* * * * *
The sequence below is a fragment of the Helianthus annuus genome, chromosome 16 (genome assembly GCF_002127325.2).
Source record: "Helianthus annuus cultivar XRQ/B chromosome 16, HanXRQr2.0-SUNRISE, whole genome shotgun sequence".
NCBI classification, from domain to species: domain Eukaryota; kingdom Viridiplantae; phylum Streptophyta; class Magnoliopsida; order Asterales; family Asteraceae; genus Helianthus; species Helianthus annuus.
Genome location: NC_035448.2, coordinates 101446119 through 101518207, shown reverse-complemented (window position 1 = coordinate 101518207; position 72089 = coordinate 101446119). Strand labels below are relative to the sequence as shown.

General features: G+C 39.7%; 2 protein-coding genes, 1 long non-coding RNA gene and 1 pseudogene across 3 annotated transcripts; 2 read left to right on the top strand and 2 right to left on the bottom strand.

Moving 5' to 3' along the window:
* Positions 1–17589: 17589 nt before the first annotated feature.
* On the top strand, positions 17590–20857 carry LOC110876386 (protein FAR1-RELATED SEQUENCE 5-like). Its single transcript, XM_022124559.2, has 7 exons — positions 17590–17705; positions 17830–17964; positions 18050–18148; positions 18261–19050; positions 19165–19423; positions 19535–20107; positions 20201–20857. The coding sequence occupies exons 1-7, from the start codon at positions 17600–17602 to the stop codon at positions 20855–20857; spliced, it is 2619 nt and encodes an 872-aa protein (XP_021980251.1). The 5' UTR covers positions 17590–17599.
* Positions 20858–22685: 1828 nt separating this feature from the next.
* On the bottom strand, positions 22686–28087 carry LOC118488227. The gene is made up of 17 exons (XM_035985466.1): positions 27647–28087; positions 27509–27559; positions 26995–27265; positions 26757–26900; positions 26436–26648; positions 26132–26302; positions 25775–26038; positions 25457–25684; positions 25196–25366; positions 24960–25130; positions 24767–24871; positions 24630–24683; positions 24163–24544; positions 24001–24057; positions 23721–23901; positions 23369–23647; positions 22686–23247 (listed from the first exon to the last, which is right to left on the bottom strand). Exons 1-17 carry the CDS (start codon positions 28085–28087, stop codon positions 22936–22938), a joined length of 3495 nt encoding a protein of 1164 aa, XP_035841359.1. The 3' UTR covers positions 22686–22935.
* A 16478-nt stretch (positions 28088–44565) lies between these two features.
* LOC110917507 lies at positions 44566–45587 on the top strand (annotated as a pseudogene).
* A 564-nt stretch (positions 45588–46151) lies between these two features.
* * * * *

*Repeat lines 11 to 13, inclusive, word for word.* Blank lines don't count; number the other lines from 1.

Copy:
* A 16478-nt stretch (positions 28088–44565) lies between these two features.
* LOC110917507 lies at positions 44566–45587 on the top strand (annotated as a pseudogene).
* A 564-nt stretch (positions 45588–46151) lies between these two features.